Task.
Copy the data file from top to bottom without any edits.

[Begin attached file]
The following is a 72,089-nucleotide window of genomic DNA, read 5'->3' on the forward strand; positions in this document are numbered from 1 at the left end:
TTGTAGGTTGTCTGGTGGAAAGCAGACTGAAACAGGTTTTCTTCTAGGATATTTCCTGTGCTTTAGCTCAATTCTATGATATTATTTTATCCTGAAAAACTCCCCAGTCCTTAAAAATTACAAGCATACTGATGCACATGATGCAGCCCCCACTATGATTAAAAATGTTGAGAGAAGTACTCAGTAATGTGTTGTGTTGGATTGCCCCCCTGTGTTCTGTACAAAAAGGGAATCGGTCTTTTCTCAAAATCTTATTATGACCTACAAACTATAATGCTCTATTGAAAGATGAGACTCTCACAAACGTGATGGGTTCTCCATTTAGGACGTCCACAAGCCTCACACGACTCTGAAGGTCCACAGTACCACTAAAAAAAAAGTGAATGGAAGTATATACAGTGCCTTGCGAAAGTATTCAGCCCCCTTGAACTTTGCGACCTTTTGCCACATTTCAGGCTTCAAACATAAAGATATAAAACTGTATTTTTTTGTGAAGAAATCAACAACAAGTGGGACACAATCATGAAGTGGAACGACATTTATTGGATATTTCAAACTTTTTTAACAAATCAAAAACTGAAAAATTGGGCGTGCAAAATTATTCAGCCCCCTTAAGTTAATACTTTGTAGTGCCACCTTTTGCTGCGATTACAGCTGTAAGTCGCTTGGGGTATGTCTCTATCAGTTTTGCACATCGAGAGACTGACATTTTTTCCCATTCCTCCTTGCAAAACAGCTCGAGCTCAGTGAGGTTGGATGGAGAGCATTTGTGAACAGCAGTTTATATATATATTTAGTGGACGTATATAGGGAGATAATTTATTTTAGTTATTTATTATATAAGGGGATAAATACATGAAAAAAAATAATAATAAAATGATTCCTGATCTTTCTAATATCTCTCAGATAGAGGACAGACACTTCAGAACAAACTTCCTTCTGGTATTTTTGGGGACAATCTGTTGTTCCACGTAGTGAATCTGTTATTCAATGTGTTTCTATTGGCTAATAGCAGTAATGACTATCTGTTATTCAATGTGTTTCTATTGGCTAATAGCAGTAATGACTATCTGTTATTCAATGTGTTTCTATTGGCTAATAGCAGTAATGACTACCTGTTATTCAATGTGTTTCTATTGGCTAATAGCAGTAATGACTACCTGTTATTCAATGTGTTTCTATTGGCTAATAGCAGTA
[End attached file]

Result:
The following is a 72,089-nucleotide window of genomic DNA, read 5'->3' on the forward strand; positions in this document are numbered from 1 at the left end:
TTGTAGGTTGTCTGGTGGAAAGCAGACTGAAACAGGTTTTCTTCTAGGATATTTCCTGTGCTTTAGCTCAATTCTATGATATTATTTTATCCTGAAAAACTCCCCAGTCCTTAAAAATTACAAGCATACTGATGCACATGATGCAGCCCCCACTATGATTAAAAATGTTGAGAGAAGTACTCAGTAATGTGTTGTGTTGGATTGCCCCCCTGTGTTCTGTACAAAAAGGGAATCGGTCTTTTCTCAAAATCTTATTATGACCTACAAACTATAATGCTCTATTGAAAGATGAGACTCTCACAAACGTGATGGGTTCTCCATTTAGGACGTCCACAAGCCTCACACGACTCTGAAGGTCCACAGTACCACTAAAAAAAAAGTGAATGGAAGTATATACAGTGCCTTGCGAAAGTATTCAGCCCCCTTGAACTTTGCGACCTTTTGCCACATTTCAGGCTTCAAACATAAAGATATAAAACTGTATTTTTTTGTGAAGAAATCAACAACAAGTGGGACACAATCATGAAGTGGAACGACATTTATTGGATATTTCAAACTTTTTTAACAAATCAAAAACTGAAAAATTGGGCGTGCAAAATTATTCAGCCCCCTTAAGTTAATACTTTGTAGTGCCACCTTTTGCTGCGATTACAGCTGTAAGTCGCTTGGGGTATGTCTCTATCAGTTTTGCACATCGAGAGACTGACATTTTTTCCCATTCCTCCTTGCAAAACAGCTCGAGCTCAGTGAGGTTGGATGGAGAGCATTTGTGAACAGCAGTTTATATATATATTTAGTGGACGTATATAGGGAGATAATTTATTTTAGTTATTTATTATATAAGGGGATAAATACATGAAAAAAAATAATAATAAAATGATTCCTGATCTTTCTAATATCTCTCAGATAGAGGACAGACACTTCAGAACAAACTTCCTTCTGGTATTTTTGGGGACAATCTGTTGTTCCACGTAGTGAATCTGTTATTCAATGTGTTTCTATTGGCTAATAGCAGTAATGACTATCTGTTATTCAATGTGTTTCTATTGGCTAATAGCAGTAATGACTATCTGTTATTCAATGTGTTTCTATTGGCTAATAGCAGTAATGACTACCTGTTATTCAATGTGTTTCTATTGGCTAATAGCAGTAATGACTACCTGTTATTCAATGTGTTTCTATTGGCTAATAGCAGTA